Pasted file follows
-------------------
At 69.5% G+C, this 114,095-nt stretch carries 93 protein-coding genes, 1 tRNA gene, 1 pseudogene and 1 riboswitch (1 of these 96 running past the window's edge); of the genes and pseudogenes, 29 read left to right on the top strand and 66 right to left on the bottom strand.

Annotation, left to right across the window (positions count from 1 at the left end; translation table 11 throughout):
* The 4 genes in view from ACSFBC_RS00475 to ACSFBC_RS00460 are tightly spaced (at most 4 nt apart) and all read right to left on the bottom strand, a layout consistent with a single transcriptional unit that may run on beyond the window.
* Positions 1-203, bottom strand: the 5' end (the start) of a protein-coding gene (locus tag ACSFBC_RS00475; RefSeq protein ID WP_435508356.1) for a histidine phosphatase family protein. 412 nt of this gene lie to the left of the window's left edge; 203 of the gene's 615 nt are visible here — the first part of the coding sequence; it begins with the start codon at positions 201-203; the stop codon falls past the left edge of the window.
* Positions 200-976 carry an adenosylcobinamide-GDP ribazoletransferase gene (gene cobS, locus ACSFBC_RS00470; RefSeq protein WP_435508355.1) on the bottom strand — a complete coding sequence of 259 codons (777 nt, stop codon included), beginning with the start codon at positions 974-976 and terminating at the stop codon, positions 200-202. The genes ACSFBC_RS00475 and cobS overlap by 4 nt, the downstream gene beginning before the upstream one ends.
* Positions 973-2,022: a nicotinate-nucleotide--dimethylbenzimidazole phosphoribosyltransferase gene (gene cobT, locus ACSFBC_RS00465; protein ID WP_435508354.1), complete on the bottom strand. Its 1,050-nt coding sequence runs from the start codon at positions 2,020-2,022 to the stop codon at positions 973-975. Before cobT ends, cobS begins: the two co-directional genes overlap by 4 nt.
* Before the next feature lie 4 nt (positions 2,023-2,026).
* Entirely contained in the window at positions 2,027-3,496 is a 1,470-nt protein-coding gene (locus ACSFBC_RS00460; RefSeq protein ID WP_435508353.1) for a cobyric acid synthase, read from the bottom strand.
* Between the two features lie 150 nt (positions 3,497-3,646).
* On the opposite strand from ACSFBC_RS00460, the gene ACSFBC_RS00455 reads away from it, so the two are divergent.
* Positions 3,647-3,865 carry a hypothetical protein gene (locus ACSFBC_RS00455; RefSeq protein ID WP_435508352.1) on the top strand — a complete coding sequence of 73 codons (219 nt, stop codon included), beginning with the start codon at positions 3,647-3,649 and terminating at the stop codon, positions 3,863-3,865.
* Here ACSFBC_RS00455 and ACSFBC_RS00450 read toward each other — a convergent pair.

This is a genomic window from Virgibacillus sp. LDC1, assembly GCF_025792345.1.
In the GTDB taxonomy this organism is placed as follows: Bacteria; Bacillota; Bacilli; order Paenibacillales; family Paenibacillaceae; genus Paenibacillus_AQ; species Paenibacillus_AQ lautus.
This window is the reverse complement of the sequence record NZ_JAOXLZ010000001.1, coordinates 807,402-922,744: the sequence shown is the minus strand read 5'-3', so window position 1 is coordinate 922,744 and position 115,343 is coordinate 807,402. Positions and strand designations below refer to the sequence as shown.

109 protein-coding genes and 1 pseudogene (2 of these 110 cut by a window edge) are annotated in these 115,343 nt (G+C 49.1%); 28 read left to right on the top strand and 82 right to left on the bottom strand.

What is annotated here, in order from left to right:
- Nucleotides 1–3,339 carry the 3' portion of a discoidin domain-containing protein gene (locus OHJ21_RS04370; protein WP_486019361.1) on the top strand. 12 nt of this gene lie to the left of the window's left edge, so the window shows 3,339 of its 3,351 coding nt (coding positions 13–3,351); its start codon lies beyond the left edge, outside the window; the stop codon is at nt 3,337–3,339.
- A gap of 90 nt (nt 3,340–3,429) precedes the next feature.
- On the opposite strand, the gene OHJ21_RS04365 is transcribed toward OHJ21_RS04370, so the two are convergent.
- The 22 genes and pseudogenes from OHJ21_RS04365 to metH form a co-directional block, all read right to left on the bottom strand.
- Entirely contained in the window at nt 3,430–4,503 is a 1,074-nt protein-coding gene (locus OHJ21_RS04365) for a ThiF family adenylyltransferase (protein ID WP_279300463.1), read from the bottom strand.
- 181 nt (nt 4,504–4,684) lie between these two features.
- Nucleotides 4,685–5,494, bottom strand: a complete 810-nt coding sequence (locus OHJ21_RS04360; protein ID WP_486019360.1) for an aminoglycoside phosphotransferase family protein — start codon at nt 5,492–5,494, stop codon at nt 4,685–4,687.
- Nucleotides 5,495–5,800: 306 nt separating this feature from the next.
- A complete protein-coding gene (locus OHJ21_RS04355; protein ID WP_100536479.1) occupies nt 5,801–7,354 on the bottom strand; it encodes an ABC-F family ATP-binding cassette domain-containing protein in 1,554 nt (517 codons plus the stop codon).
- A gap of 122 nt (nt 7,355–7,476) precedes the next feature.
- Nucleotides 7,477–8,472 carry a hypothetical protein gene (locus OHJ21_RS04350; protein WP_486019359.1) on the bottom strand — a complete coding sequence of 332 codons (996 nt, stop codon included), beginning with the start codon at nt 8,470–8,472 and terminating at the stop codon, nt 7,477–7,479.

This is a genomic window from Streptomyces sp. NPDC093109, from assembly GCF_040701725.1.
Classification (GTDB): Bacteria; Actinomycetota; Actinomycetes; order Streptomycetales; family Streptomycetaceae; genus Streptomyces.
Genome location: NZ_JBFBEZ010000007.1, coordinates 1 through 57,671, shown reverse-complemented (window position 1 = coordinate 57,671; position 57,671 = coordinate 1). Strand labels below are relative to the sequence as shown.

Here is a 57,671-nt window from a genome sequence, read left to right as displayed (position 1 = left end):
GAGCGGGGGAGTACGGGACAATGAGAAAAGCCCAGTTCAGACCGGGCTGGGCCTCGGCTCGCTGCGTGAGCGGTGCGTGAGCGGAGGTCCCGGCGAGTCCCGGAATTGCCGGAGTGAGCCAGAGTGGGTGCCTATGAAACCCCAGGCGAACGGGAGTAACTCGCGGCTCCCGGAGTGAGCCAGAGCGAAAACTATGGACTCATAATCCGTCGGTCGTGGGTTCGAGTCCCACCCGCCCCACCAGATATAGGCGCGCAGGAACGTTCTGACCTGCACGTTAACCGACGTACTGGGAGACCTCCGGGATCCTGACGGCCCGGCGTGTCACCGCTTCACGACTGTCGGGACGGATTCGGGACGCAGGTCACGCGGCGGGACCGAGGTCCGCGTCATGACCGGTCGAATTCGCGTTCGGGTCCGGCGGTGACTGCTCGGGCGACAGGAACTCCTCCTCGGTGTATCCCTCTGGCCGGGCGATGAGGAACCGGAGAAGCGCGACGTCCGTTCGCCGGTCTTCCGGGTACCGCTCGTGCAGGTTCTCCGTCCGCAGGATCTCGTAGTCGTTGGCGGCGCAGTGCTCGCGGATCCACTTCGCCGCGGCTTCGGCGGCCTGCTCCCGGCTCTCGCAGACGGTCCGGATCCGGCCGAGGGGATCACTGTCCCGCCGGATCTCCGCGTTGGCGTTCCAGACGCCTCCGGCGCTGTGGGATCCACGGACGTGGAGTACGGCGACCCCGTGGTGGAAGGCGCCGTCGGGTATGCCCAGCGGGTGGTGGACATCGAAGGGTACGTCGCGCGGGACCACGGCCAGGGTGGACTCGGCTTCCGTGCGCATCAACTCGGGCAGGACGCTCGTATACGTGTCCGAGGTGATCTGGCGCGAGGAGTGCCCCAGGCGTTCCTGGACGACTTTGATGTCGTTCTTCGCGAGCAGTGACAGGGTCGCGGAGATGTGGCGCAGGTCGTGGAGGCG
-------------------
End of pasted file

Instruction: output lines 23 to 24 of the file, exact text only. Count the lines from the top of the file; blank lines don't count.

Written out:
- 181 nt (nt 4,504–4,684) lie between these two features.
- Nucleotides 4,685–5,494, bottom strand: a complete 810-nt coding sequence (locus OHJ21_RS04360; protein ID WP_486019360.1) for an aminoglycoside phosphotransferase family protein — start codon at nt 5,492–5,494, stop codon at nt 4,685–4,687.